Thursday, April 17, 2008

Healing Your Family Tree

My friend Beverly Hubble Tauke has taught me a lot in the past year or so. I met her through my church when she came to speak to our women's group in the fall of 2006. She was giving away copies of her book (recently re-released as Healing Your Family Tree), and she let me take two copies. I sent one to Sarah. I don't know if she ever received it---but I was obedient and finally sent it to the last address I have for her. I prayed as I mailed it that if Sarah didn't receive it, God would put it into the hands of whoever needed the truth contained in its pages.

This book is an amazing examination of Scripture in light of the wounds we receive in our families. Beverly explains, based on Scripture, how to actively pursue becoming the redemptive generation in your family.

This past January, Beverly spent four Tuesdays in a row with us at Breakaway, talking to us about Moses and Joseph, self-love and soul fatigue, Jacob and Esau, Abigail and Esther, and the difference between being ignorant, foolish, and wicked (we should choose to be wise). I took many notes, which mainly consisted of writing questions in the margins of my handouts.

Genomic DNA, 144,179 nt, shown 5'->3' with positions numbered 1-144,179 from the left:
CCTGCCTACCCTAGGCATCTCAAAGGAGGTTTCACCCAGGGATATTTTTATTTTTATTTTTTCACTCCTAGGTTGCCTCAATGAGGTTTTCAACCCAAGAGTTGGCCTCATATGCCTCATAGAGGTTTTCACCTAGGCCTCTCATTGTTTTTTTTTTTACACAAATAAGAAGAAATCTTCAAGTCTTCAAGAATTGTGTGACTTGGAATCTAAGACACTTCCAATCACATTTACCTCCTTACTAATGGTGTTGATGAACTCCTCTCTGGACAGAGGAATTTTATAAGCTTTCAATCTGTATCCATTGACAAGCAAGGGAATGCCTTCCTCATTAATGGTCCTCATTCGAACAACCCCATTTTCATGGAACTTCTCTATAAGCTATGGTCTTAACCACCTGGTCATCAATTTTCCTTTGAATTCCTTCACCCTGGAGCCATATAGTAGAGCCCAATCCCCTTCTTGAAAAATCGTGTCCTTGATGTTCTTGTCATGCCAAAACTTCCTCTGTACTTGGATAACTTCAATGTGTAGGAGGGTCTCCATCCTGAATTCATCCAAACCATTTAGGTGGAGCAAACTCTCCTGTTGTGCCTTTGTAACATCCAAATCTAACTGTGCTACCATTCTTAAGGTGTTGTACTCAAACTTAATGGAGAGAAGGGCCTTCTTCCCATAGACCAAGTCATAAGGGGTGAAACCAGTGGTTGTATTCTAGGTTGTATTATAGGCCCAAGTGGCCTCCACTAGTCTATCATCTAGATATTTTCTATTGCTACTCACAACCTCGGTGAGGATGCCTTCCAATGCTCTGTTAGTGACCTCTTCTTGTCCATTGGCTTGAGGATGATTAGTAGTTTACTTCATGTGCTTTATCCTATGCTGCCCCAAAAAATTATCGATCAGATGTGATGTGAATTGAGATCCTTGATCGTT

The last day, after everyone went home, Beverly took the time to sit down with me and begin a dialogue about me, my sister, and the pain and grief that keep surprising me after all these years. Her insights were spot on, and the Holy Spirit spoke very clearly to my heart through her words of truth and encouragement.

Imagine my surprise and delight when I found this quote from her book (which I read last summer before it got its new-and-improved title) written on a 3x5 card in a stack of papers from the tote in the bottom of my closet:
These sturdy souls metabolize their faith--take it in, savor it, and convert it into emotional energy, mental power, and relationship glue. Metabolized faith transforms as surely as a rich protein diet transforms a malnourished child, with nutrients and child coalescing into something new. (p. 138, Healing Your Family Tree)

The "sturdy souls" she mentions here are the folks who "show intrinsic faith and are motivated to love God and find meaning in life's experiences through Him, rather than just conform to a social environment" (ibid).

Wow. I want to be a sturdy soul. I want to have metabolized faith.

You can purchase Bev's book at her web site, CBD, or Amazon.

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